Yes, microblogging has been key but not terribly important since not to many people have access to that. We tend to forget that millions who voted for Ahmadinejad are lower and working classes, in rural areas, etc. so with less access to modern technology. This has been to some extent a class warfare.
San Francisco, Calif.: Mr. Afrasiabi, there are many rumors about about U.S. and Israel's involvement in the current crisis. What are your views? It is not a hidden fact that under President Bush, $400mm was set aside for destabilizing the Iranian gov. Do you think that such covert operations are still ongoing?
Kaveh Afrasiabi: I have no information about that. I think this is a home-grown crisis that is likely to be resolved as a result of negotiations under way right now.
Well, Obama should repeal that Bush order in my opinion.
Washington, D.C.: Why do you feel there's so much discontent? Is it in the majority? Is it primarily youth-oriented? How do most people feel in Iran?
Kaveh Afrasiabi: There are multiple causes of discontent dealing with economic, social and political. The opposition has expressed anger over unemployment, high inflation, Iran's negative image, and corruption. It's hard to talk about a majority when Iran's class society reflects a diversity of interests and orientations. yes some 60 percent are below 27-year-old and the young have been an engine of the mass protest today.
I am not in a position to aggregate Iranian people's feeling, except to say the crisis has negative economic impact and must be resolved for daily life to go on normally. People want a quick resolution.
McLean, Va.: Is Mousavi techy? Does his campaign use the Internet? The election sort of reminds me of the U.S. election, with Obama being the one who knows and uses technology and McCain who didn't so much. Do you agree?
Kaveh Afrasiabi: Yes he does, but I would say he and other candidates are primarily low techy and have a long way to go to technologize the campaigns, but this round was a major improvement over previous rounds, and until the election day everything actually seemed a step or two forward!
Washington, D.C.: What will the ramifications be of the rallies and demonstrations if the results do not change? Will there be any fundamental change -- positive or negative -- in the government? Will the "hardliners" come down even harder to put the protesters back in line? Will this signal future civil unrest?
Kaveh Afrasiabi: Good, million dollar, question and, again, my hunch is that the results stay as they are with respect to Ahmadinejad's victory, but then again Iranian politics is at times full of surprises so we shall see. The crisis could easily spiral out of control and tomorrow is a litmus test with the leader giving Friday prayer speech and candidates sending their followers so hopefully there will not be any violent encounters but at a minimum it will be very tense.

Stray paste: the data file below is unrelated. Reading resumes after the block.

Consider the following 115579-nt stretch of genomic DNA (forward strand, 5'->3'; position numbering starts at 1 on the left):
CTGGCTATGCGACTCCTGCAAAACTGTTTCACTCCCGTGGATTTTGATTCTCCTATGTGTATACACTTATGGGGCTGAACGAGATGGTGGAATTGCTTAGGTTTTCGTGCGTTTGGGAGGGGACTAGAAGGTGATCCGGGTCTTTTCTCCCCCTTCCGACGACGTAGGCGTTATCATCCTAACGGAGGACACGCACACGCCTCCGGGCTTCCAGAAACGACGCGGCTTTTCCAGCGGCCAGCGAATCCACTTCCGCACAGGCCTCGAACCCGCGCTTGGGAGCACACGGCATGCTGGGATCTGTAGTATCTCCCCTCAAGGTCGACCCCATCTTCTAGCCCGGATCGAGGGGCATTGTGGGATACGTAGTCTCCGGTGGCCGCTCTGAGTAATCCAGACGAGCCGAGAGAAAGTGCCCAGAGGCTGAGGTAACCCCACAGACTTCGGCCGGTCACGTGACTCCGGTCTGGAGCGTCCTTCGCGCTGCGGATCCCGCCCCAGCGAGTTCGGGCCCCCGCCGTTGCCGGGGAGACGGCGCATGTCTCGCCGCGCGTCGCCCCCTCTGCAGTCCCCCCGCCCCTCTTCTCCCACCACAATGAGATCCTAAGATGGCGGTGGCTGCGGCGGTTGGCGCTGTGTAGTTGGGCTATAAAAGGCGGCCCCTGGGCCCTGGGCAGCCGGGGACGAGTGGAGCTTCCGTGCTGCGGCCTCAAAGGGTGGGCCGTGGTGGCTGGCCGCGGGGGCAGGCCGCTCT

Washington, D.C.: What do you think will happen at the meeting this weekend to investigate the election?
Kaveh Afrasiabi: I think there are a couple of different scenarios in the making, one being new election, doubtful, another a political compromise whereby some reformists would have a presence in the second Ahmadinejad administration, etc. In terms of investigating the elections, based on what has been presented to the authorities, pertaining mostly to the pre-election irregularities, I doubt that it will be convincing them to call for new elections, as this would cause a major uproar among the millions who voted for Ahmadinejad. Then they would feel the victory was stolen from them. Of course, some among them feel confident in a new election they would still win, and I kind of agree with that assessment in light of some key advantages the incumbent would have over the rest.
Annapoilis, Md.: If the investigation finds no fraud and it is declared valid what will then happen with Mousavi?
Kaveh Afrasiabi: Another good question that many are asking in Iran today and my guess is that nothing will happen to him since he is considered "khodi" one of the inner circle of ruling establishment. But of course much depends on Mousavi's own reaction, he can capitalize on the political asset in the direction of solidifying the mass base toward a political party and overall that seems a distinct possibility, that is, the system evolving toward a two party system.